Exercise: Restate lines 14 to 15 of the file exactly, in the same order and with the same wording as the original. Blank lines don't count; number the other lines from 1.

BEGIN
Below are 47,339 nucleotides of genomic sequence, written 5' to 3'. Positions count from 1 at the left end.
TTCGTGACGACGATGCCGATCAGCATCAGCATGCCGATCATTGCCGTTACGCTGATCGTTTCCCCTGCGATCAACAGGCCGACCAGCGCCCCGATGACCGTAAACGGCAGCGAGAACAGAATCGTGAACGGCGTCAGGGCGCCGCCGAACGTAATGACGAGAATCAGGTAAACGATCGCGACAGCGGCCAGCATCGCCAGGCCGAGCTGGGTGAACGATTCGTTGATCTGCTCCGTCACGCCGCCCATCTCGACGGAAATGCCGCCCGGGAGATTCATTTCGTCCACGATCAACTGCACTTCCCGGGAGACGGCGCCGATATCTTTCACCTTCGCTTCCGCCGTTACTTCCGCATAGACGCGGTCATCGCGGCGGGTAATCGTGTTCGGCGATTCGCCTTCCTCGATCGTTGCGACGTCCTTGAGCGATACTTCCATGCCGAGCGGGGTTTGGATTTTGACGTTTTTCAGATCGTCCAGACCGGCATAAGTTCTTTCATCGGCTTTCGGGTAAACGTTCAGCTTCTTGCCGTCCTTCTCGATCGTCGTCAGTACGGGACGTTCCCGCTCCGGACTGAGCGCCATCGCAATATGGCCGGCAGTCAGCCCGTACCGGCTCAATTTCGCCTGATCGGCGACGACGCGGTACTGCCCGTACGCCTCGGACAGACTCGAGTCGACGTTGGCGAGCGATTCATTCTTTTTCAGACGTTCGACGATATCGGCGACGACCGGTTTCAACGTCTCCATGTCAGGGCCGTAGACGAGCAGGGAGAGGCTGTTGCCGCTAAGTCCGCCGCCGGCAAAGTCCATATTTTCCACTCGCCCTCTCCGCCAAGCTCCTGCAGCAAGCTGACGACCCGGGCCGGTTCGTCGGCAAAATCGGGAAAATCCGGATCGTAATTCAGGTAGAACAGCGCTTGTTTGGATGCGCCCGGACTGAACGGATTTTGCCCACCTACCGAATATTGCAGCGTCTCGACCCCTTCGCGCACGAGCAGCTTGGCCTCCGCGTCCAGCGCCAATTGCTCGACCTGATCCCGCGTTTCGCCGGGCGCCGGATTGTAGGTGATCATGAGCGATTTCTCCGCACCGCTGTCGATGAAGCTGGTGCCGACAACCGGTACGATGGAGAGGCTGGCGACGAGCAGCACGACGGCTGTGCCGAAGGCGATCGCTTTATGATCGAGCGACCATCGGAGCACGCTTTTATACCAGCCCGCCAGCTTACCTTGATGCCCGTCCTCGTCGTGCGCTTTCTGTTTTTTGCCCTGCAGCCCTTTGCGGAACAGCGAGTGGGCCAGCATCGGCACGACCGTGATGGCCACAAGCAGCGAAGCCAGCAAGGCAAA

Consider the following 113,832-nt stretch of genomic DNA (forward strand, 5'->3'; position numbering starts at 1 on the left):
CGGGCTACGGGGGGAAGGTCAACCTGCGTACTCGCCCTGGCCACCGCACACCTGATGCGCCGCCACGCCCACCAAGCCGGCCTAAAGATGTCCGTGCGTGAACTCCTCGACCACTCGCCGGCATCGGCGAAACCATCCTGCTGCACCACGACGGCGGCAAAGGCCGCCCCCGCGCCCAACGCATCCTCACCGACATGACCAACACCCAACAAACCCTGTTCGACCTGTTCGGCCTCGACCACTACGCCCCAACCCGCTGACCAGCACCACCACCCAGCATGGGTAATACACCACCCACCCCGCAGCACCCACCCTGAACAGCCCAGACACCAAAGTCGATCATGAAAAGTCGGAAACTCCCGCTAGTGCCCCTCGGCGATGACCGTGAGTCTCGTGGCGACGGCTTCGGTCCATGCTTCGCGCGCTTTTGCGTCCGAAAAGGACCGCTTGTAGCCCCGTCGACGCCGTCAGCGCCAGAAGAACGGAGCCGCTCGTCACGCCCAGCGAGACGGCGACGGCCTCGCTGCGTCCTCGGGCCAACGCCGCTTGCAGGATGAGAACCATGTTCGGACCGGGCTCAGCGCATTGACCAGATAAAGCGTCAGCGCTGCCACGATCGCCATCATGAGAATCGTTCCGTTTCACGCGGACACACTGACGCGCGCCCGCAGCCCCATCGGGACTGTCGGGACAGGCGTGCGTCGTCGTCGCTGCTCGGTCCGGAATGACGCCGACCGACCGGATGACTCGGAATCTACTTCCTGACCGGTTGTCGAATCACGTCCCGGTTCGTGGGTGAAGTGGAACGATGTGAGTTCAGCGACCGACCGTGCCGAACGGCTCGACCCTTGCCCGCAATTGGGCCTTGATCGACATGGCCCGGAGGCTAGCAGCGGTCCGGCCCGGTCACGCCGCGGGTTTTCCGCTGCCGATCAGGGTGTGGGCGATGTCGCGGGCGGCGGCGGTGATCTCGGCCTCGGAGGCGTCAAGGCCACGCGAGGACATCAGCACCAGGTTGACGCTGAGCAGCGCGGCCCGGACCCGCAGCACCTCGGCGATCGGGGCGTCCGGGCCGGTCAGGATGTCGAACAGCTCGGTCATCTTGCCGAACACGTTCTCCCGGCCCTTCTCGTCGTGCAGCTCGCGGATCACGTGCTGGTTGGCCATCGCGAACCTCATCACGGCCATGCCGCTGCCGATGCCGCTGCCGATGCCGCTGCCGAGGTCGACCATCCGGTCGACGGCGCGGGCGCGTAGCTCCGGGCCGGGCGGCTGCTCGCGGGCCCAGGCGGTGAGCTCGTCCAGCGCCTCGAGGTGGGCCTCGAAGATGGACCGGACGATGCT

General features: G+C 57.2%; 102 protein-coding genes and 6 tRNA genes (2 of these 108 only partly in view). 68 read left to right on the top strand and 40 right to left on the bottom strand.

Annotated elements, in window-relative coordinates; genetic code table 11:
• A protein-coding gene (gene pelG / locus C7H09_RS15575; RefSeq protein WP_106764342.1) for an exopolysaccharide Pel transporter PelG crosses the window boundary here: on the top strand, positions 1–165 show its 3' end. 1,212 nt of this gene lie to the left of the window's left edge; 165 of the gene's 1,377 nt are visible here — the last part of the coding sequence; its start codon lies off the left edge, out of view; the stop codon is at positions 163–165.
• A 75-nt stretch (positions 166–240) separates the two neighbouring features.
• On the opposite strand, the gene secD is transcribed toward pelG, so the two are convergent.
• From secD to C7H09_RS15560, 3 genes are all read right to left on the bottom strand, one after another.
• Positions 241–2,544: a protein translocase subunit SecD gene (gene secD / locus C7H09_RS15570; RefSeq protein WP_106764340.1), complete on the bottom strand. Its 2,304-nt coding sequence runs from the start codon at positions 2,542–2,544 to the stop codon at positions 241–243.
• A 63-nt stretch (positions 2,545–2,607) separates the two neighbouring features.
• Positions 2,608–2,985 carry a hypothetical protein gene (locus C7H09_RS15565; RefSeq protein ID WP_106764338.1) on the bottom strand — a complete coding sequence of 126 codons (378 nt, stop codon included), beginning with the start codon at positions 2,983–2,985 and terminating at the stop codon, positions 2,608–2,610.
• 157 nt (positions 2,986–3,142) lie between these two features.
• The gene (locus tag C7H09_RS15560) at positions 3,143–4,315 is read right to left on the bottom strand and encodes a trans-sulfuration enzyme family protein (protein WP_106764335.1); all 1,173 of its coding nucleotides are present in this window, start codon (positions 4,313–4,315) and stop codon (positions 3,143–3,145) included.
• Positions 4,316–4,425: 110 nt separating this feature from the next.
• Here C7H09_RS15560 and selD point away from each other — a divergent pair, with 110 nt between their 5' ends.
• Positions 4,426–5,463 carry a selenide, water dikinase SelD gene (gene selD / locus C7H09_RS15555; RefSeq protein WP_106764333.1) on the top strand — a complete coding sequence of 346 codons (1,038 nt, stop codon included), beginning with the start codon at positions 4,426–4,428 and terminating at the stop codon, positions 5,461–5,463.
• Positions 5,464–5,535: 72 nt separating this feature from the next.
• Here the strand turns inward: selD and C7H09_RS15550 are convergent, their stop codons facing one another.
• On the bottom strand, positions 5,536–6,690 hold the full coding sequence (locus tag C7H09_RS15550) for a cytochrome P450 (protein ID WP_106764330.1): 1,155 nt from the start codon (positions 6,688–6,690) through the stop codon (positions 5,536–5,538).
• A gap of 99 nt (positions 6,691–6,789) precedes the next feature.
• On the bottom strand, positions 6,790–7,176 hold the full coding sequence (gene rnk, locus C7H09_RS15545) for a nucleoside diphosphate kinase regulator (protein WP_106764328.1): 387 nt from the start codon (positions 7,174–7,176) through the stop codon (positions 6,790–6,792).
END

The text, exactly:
• 157 nt (positions 2,986–3,142) lie between these two features.
• The gene (locus tag C7H09_RS15560) at positions 3,143–4,315 is read right to left on the bottom strand and encodes a trans-sulfuration enzyme family protein (protein WP_106764335.1); all 1,173 of its coding nucleotides are present in this window, start codon (positions 4,313–4,315) and stop codon (positions 3,143–3,145) included.